Both companies participated in the "Peace Jub- 
ilee" at Philadelphia on Oct. 27, 1898. 

Company E of Hamburg, of the same regiment, 
was mustered in on May 10, 1898, at Mt. Gretna, 
and participated in the same services as Company 
A; and it was mustered out of service on Nov. 
10, 1898. It was also in the Peace Jubilee at Phil- 
adelphia. It was commanded by Capt. William 

MILITIA SYSTEM— 1776-1909 
The Convention of 1776, in framing the first Con- 
stitution of Pennsylvania, made provision for the 
establishment of a military system^ and in pursu- 
ance of this provision, the General Assembly es- 
tablished the necessary regulations. The county of 
Berks, under the direction of the designated officer 
(called a "lieutenant," with the assistance of "sub- 
lieutenants"), was enabled to supply promptly and 
successfully all the orders made by the government 
for troops during the progress of the Revolution. 

Previous to this system, the military affairs were 
governed by "Articles of Association." The men 
who associated together for purposes of defense 
were commonly known as "Associators," and those 
who acted in opposition either openlv, or secretly, 
were called "Non-Associators." 

Returns for 1775.— The following officers had 
been chosen for the several battalions of the Asso- 
ciators of Berks county for the year 1775-76, the 
company rosters having been publ'ished in that con- 
nection : 



ist Battalion — Central Section 

Lieut-Col., Henry Haller. Major, Gabriel Hiester. 

2d Battalion — Southern Section 

Lieut.-Col., -Mark Bird. Major, John Jones. 

3d Battalion — Central Section 

Lieut-Col., Nicholas Lotz. Major, John Old. 

4th Battalion — Northern Section 

Lieut.-CoL, Balser Geehr. Major, Michael Lindemuth. 

5th Battalion — Western Section 

Lieut.-Col., John Patton. Major, John Thornburgh. 

6th Battalion — Eastern Section 
Lieut.-Col., Daniel Hunter. Major, Conrad Leffler. 

7th Battalion — Northeastern Section 
Lieut.-Col., Sebastian Levan. Major, Samuel Ely. 

Returns for 1776. — Seven battalions were 
organized in the county, as appeared by the 
delegates sent to the election at Lancaster on July 
4, 1776, for two brigadier-generals. The meeting 
comprised the officers and privates of fifty-three 
battalions of Associators. A full ratio of men was 
sent by the militia of Berks county. The following 
delegates represented the county at that meeting : 

1st Battalion: Officers — Major, Gabriel Hiester; Lieu- 
tenant, Philip Cremer; privates, John Hartman, Peter 

2d Battalion: Officers — Colonel, Mark Bird; Major, 
John Jones; privates, David Morgan, Benjamin Tolbert. 

Sd Battalion: Officers — Lieutenant-Colonel, Nicholas 
Lotz; Captain, George Riehm; privates, Henry Spohn, 
Matthias Wenrich. 

4th Battalion: Officers — Major, Michael Lindemut;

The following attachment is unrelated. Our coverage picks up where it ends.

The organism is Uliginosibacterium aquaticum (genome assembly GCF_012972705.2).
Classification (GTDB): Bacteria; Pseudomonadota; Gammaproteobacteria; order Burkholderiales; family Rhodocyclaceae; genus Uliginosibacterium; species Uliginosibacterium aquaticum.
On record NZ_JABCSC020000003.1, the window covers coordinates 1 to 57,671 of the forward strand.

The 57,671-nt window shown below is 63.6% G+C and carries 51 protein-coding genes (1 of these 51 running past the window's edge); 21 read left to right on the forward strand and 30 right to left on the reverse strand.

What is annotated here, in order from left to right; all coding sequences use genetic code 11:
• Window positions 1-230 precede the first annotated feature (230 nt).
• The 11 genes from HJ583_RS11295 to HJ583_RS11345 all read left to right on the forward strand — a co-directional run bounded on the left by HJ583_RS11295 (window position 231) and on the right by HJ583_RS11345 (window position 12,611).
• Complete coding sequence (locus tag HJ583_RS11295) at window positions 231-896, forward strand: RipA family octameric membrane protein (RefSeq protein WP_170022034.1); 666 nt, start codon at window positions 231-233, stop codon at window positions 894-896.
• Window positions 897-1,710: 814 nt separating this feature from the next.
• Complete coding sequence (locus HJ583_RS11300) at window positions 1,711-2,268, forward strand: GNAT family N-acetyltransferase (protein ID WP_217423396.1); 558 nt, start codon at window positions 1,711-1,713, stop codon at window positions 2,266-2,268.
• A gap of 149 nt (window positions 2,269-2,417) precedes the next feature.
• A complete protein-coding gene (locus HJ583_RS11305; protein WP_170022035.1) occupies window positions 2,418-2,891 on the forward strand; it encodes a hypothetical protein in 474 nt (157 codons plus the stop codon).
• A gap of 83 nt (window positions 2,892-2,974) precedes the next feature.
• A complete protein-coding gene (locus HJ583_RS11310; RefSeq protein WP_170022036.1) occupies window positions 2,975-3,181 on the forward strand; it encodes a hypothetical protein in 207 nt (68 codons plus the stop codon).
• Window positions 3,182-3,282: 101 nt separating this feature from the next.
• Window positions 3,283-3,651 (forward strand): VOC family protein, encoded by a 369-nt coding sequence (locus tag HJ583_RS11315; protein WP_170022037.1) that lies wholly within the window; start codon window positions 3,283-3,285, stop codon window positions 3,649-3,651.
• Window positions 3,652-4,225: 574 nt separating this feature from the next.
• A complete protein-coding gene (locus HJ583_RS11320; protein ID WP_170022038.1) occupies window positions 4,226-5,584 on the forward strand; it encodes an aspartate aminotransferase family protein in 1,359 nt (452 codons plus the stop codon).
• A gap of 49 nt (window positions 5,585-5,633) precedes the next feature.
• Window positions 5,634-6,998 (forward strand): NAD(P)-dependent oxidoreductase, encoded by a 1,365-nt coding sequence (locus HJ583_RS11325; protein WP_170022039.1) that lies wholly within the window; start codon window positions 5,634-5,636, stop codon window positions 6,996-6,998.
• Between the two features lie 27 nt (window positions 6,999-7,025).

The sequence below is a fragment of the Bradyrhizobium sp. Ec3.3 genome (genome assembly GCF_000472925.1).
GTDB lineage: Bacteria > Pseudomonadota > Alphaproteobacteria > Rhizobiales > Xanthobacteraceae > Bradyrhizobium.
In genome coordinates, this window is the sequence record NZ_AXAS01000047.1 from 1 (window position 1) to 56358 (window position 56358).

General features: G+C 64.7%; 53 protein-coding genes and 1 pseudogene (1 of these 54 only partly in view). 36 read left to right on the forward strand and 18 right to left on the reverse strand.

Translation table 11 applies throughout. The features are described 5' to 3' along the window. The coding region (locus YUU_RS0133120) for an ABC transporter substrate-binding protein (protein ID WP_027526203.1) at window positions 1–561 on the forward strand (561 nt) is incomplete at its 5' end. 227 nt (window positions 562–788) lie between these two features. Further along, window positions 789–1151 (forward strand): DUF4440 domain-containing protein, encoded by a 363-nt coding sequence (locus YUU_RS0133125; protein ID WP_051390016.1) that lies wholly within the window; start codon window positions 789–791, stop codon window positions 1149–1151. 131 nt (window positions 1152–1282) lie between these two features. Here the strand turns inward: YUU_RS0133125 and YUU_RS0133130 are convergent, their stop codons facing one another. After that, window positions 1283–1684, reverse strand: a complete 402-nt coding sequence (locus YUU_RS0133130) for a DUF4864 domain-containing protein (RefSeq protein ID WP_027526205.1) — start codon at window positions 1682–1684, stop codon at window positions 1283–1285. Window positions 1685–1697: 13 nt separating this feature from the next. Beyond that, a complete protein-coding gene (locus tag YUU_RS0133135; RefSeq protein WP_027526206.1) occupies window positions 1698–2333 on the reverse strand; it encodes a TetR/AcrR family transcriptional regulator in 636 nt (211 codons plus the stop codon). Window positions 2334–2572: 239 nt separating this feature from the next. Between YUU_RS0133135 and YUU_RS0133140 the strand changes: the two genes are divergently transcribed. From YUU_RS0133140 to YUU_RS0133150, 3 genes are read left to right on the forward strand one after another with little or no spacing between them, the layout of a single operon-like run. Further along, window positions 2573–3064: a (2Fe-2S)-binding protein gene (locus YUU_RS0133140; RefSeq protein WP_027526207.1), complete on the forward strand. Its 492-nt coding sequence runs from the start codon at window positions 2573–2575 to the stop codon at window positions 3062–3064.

Captain, George May; private, Michael Moser. 

5th Battalion: Officers — Colonel, John Patton ; Lieu- 
tenant-Colonel, John Rice; privates, Jacob Seltzer, Chris- 
tian Winter. 

6th Battalion: Officers — Major, Conrad Leffler; Lieu- 
tenant, John Miller; privates, John Hill, Henry Lark. 

/th Battalion: Officers — Colonel, Sebastian Levan ; Ad- 
jutant, Samuel Ely; privates, Pbilip Wisters, Casper 

Returns for 1777. — Col. Jacob Morgan and 
his sub-lieutenants met at Reading, on April 25, 
1777, for the purpose of receiving returns of the 
inhabitants of Berks county between the ages of 
eighteen and fifty-three years. The number then 
returned was about four thousand. These were 
arranged in six districts, and meetings were or- 
dered to 'be held on the 5th and 6th of May follow- 
ing, for the purpose of electing officers and form- 
ing companies. Morgan reported that he had for- 
warded to the Executive Council an exact list of 
the field officers, captains, subalterns and court-mar- 
tial men, comprising the six battalions of the Berks 
county militia, or one battalion for each district. 
This list appears in the Pennsylvania Associators, 
Vol. 2, pp. 257 to 276. The several battalions were 
returned on May 16, 1777. 

Battalion Section of County Colonel 

1st Eastern Daniel Hunter 

2d Northeastern Daniel Udree 

3d Northern Michael Lindenmuth 

4th Central Nicholas Lotz 

.5th Southern Jacob Weaver 

6th Western Henry Spyker 

New System. — After the foregoing returns had 
been made, the Assembly deemed it necessary to 
provide a new militia system, because the Associa- 
tors had lost their effectiveness. Shortly after the 

battle of Princeton, whole companies deserted. Ina 
this behalf, a law was passed on June 13, 1777. 

Oath of Allegiance. — One of the first reqiiire-- 
ments was the taking of an oath of allegiance,.. 
which had to be done before July 1, 1777. This 
was allowing only seventeen days; but in this time- 
■ its provisions had become thoroughly known in. 
Berks county for the time for deliberation or hes-- 
itation had passed, and prompt action was neces- 

Persons who neglected or refused to take this- 
oath were declared to be incapable of holding any 
office; serving as jurors; suing for debts; electing" 
or being elected; buying, selling, or transferring: 
real estate; and they were liable to be disarmed by 
the county lieutenants and deputies. If they were 
not provided with passes, they were liable to be 
arrested as spies, upon being found out of the. 
city or county away from their immediate residence ;. 
and forgery of a certificate was punishable with a 
flogging and a fine of i50.